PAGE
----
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Author Topic: execute() method of MacroCommand  (Read 10722 times)
sasuke
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« on: May 12, 2010, 09:41:13 »

Hi,

Is there any reasoning behind why the `execute` method of the MacroCommand is marked `final`? I've at times found the need to override the `execute` method to execute sub-commands *along* with executing some additional functionality. Something along these lines:

:
class MyCommand extends MacroCommand
{
override protected function initializeMacroCommand( ) : void
{
addSubCommand(FirstCommand);
addSubCommand(SecondCommand);
addSubCommand(ThirdCommand);
}

override public function execute(notification:INotification):void
{
super.execute();
sendNotification(COMPLEX_INITIALIZATION_COMPLETE);
}
}

In the absence of the above setup, I'd have to do something like:
:
class MyCommand extends MacroCommand
{
override protected function initializeMacroCommand( ) : void
{
addSubCommand(FirstCommand);
addSubCommand(SecondCommand);
addSubCommand(ThirdCommand);
addSubCommand(ComplexInitializationCompleteCommand);
}
}

public class ComplexInitializationCompleteCommand extends Command
{
    override public function execute(notification:INotification):void
    {
        sendNotification(COMPLEX_INITIALIZATION_COMPLETE);
    }
}

Thoughts?
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jpwrunyan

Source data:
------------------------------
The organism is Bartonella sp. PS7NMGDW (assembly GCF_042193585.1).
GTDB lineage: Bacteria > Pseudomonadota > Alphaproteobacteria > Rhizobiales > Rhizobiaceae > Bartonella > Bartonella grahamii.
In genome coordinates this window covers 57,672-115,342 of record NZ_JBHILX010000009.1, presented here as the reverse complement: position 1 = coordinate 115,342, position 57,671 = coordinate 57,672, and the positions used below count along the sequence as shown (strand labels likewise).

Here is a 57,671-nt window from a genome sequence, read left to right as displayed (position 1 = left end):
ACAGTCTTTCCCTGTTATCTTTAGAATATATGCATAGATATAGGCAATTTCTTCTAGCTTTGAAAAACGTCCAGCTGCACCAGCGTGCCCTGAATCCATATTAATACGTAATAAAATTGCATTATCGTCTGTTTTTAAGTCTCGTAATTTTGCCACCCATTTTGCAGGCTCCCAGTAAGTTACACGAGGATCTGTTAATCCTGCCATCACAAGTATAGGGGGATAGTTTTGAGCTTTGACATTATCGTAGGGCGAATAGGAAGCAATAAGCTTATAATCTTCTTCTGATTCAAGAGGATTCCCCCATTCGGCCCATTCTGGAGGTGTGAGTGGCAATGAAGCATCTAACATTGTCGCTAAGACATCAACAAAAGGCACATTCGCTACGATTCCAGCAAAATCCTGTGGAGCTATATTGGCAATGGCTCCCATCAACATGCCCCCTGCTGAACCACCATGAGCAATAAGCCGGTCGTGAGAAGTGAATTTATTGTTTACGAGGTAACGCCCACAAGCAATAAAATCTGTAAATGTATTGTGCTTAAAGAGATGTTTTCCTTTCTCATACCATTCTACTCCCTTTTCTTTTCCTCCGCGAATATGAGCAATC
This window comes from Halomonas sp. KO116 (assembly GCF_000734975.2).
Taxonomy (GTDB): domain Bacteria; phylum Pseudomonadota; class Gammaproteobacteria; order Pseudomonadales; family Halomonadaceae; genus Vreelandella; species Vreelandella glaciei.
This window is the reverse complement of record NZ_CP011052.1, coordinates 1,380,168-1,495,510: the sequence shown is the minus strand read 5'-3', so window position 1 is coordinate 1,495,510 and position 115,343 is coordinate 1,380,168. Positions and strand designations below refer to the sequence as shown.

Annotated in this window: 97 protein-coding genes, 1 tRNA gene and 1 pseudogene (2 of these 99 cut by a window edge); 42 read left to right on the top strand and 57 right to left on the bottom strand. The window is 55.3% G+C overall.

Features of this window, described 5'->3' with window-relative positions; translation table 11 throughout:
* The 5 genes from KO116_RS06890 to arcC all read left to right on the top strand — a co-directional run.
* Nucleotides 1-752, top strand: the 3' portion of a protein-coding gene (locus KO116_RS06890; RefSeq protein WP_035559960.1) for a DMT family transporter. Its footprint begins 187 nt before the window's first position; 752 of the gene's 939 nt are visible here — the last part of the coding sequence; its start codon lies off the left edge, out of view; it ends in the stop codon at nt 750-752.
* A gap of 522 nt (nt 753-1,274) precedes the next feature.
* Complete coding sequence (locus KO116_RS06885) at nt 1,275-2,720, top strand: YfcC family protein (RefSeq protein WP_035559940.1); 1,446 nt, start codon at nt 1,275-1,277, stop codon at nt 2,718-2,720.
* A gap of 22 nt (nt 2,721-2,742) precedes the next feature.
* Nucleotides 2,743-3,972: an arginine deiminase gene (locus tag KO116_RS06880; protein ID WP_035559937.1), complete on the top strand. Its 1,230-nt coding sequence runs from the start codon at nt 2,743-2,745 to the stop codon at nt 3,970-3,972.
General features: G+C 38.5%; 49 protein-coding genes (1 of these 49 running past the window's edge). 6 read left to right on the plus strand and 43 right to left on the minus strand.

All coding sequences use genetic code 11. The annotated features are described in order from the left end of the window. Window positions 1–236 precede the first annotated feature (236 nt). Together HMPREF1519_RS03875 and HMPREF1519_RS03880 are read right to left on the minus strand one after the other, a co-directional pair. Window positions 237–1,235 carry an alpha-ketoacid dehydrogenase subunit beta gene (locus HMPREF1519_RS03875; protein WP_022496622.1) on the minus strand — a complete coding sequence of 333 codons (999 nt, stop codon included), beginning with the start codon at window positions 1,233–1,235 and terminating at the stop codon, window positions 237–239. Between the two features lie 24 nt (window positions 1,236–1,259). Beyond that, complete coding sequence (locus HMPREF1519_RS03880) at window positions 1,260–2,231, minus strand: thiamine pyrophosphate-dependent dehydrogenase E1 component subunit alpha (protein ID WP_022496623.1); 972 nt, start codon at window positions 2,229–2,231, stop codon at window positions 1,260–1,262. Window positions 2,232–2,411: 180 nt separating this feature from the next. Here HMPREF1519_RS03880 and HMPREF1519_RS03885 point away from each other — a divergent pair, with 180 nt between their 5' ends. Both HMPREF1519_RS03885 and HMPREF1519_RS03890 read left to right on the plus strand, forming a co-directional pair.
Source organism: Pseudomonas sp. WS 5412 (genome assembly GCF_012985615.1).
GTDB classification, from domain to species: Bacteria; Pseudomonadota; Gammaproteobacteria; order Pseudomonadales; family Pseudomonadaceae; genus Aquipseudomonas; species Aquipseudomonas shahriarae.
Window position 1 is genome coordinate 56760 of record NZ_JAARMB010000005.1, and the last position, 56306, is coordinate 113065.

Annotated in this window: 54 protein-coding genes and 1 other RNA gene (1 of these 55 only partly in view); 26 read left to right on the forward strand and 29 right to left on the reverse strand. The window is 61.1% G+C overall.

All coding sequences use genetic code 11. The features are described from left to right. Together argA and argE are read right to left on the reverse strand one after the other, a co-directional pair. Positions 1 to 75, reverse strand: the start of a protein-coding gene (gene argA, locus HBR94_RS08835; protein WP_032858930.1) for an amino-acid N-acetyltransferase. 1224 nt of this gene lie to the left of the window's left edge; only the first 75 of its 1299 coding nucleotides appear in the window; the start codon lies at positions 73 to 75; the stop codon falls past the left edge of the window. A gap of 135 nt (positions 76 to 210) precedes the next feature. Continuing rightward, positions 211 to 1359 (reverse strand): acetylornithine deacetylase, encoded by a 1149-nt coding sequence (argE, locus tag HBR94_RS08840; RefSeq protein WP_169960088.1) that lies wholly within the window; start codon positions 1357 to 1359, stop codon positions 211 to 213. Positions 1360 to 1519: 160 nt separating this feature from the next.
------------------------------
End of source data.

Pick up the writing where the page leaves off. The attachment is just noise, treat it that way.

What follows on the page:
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« Reply #1 on: May 12, 2010, 05:51:56 »

The MacroCommand does not execute logic, rather it calls the execute() method of the SimpleCommands that it.. uh.. macros (is that a verb???).  Any "extra" logic should be in an extra SimpleCommand that the MacroCommand also executes.  In your case, the second code-block is exactly correct.

Anyway, MacroCommand and SimpleCommand are very different things.  The SimpleCommand does stuff (like an .exe) while the MacroCommand just bundles a bunch of SimpleCommands so they do their thing all at once and with one notification (like a .bat).  Or, more apropos, an Excel macro does not do anything in addition to the simple commands that it contains.  Whether I do it by hand or with a macro, the process in Excel is identical.  I believe that's the definition of a macro.  So if the MacroCommand's execute() does anything else, it's not really a macro anymore but some weird hybrid thing-that-should-not-be.  Thus the reasoning, I assume, behind execute being final.